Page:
A few weeks ago I encountered this interesting post, from which this one takes its title, on the Thesis Whisperer which I tweeted from various accounts. Perhaps unsurprisingly, the post proved popular.
I was quite taken with the idea and thought I’d give it a try. I’ve experimented with writing targets in the past and always struggled.
I sometimes set an entirely unrealistic target and, once I inevitably fail to meet it a few days in, I get disenchanted and give up.
Alternatively, I set an entirely realistic target which is transparently sustainable and eventually find that the lack of challenge means I get bored and give up.
Nonetheless, I’ve been attracted to the idea of a writing target for a long time because of an awareness of quite how habitual my behaviour tends to be.
The appeal has always been that, with a bit of forethought and preparation, I might find myself in a situation where I’m writing a substantial amount each day out of habit.
Not in the sense that it’s an unthinking process but rather that I would no more question the fact I’ll do my daily writing than I would question having a shower or brushing my teeth.
I think most people only have about two really good, creative writing hours in a day - two hours in which new ‘substantive’ ideas will make their way onto the page. Most of us are in the best frame of mind for this after breakfast and before lunch - whatever time of the day that happens to be for you. So writing new stuff should be almost the first thing you do when you sit down to your desk. Personally I find it hard to resist the siren call of the email, but if I am on deadline I do an emergency scan then close it until lunch time.So for the last two weeks I’ve been trying to do precisely this. It’s the longest I’ve ever sustained a daily writing habit and it’s certainly the most ambitious target I’ve aimed for in my many failed attempts to establish this sort of routine.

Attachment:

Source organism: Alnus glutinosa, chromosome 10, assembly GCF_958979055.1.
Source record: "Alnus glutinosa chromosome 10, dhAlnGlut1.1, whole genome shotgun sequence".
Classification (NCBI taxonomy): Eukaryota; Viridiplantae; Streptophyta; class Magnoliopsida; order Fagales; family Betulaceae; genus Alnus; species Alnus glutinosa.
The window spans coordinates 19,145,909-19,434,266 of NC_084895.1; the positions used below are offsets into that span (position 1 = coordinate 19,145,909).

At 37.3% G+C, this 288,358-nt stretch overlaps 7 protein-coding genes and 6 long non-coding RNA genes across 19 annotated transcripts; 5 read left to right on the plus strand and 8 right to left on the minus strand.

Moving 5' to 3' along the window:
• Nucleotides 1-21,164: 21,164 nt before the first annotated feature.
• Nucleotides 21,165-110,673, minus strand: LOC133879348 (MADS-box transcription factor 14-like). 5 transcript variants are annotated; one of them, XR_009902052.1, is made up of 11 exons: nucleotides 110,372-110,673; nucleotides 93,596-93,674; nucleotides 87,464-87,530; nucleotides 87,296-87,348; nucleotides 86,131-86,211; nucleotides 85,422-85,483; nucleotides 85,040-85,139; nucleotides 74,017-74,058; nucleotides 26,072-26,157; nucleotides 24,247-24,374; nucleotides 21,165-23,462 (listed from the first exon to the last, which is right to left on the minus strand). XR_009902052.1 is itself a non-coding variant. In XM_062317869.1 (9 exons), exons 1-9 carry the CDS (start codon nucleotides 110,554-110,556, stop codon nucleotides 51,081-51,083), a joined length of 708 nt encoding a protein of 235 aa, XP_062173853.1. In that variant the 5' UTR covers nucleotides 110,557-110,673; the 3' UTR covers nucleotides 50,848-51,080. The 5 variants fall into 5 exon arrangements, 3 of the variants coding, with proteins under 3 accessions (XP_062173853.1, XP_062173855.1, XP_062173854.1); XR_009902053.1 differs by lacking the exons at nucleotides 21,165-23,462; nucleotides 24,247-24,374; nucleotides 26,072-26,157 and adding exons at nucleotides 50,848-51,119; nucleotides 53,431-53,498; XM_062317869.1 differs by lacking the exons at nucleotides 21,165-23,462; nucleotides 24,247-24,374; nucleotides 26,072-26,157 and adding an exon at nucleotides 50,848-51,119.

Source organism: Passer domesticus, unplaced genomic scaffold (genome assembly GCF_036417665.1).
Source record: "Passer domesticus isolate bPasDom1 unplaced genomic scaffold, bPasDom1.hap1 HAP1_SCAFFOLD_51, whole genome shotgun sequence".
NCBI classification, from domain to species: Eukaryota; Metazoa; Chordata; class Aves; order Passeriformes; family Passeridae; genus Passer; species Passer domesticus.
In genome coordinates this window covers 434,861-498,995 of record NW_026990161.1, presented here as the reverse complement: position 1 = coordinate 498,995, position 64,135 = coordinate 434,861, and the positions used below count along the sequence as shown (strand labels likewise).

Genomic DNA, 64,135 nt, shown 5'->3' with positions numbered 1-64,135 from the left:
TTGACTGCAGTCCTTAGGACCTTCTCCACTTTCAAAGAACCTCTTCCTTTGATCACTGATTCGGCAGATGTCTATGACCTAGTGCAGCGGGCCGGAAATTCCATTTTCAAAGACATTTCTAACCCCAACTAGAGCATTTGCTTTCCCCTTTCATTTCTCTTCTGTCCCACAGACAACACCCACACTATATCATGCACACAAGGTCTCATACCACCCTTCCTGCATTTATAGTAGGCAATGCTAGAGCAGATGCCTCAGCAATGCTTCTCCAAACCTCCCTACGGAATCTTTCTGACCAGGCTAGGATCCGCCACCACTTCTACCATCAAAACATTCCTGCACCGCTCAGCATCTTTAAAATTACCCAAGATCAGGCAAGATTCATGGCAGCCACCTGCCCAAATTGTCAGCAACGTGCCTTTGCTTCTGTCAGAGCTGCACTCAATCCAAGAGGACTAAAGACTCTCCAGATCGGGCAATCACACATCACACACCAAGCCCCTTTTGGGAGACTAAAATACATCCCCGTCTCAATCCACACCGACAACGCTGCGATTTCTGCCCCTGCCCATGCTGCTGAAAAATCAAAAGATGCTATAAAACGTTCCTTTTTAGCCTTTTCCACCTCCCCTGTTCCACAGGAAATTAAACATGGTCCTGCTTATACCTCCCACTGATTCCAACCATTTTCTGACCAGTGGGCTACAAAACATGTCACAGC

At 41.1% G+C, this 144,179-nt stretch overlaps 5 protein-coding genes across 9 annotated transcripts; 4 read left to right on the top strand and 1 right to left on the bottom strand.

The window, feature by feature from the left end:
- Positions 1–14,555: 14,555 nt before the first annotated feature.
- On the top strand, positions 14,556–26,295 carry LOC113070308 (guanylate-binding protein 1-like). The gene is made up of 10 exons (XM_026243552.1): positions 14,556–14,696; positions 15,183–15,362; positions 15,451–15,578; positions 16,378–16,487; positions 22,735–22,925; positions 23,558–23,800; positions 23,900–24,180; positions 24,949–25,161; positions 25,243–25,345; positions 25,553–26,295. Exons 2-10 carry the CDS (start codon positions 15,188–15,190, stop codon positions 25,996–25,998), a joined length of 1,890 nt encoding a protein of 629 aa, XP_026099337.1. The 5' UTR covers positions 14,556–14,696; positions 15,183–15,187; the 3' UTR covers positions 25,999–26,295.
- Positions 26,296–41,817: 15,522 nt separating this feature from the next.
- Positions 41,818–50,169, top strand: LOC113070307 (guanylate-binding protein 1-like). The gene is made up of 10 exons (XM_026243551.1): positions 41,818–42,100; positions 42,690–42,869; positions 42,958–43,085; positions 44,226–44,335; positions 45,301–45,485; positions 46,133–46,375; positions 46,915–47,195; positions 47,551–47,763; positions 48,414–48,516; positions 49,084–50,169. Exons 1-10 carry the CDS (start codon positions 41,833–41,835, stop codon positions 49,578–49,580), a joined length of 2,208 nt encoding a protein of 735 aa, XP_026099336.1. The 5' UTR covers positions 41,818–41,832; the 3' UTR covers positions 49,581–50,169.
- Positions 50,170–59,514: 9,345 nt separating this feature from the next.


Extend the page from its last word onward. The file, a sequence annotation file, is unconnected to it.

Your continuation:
This advice also comes from Becker, who points out that thinking happens during writing. The surest way to slow the process is to worry too much about whether your thinking is any good. So give yourself permission to write badly. If you can’t think of a word use another/ equivalent/ filler words: don’t slow down and start to think too much.
Do this ‘free writing’ in bursts of about 10 to 15 minutes. When you need a rest, review and fiddle with the text - maybe plant a new seed - then move on to another burst. It’s likely you will produce more than 1000 words if you do this for two hours - in fact I usually did around 3000. It’s grueling and bad for your back and shoulders, which is why the two hour time limit is important.